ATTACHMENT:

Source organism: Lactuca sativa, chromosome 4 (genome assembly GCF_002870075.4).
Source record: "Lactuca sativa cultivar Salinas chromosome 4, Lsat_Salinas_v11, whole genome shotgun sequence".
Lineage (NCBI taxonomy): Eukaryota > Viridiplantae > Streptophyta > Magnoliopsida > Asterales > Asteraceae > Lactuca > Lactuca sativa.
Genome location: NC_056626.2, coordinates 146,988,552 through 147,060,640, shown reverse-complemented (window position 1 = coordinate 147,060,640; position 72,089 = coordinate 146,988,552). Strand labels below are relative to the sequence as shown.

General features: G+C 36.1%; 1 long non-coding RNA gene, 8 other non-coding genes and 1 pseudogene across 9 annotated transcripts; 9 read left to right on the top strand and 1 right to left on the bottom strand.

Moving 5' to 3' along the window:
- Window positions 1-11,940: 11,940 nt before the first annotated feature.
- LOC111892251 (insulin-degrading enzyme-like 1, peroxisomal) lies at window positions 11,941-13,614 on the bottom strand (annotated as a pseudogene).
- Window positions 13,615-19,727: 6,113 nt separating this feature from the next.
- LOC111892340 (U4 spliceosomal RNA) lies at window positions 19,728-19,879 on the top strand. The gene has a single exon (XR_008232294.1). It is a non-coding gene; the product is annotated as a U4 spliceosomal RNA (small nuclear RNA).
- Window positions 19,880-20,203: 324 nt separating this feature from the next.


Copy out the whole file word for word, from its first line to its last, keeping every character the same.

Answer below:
Source organism: Lactuca sativa, chromosome 4 (genome assembly GCF_002870075.4).
Source record: "Lactuca sativa cultivar Salinas chromosome 4, Lsat_Salinas_v11, whole genome shotgun sequence".
Lineage (NCBI taxonomy): Eukaryota > Viridiplantae > Streptophyta > Magnoliopsida > Asterales > Asteraceae > Lactuca > Lactuca sativa.
Genome location: NC_056626.2, coordinates 146,988,552 through 147,060,640, shown reverse-complemented (window position 1 = coordinate 147,060,640; position 72,089 = coordinate 146,988,552). Strand labels below are relative to the sequence as shown.

General features: G+C 36.1%; 1 long non-coding RNA gene, 8 other non-coding genes and 1 pseudogene across 9 annotated transcripts; 9 read left to right on the top strand and 1 right to left on the bottom strand.

Moving 5' to 3' along the window:
- Window positions 1-11,940: 11,940 nt before the first annotated feature.
- LOC111892251 (insulin-degrading enzyme-like 1, peroxisomal) lies at window positions 11,941-13,614 on the bottom strand (annotated as a pseudogene).
- Window positions 13,615-19,727: 6,113 nt separating this feature from the next.
- LOC111892340 (U4 spliceosomal RNA) lies at window positions 19,728-19,879 on the top strand. The gene has a single exon (XR_008232294.1). It is a non-coding gene; the product is annotated as a U4 spliceosomal RNA (small nuclear RNA).
- Window positions 19,880-20,203: 324 nt separating this feature from the next.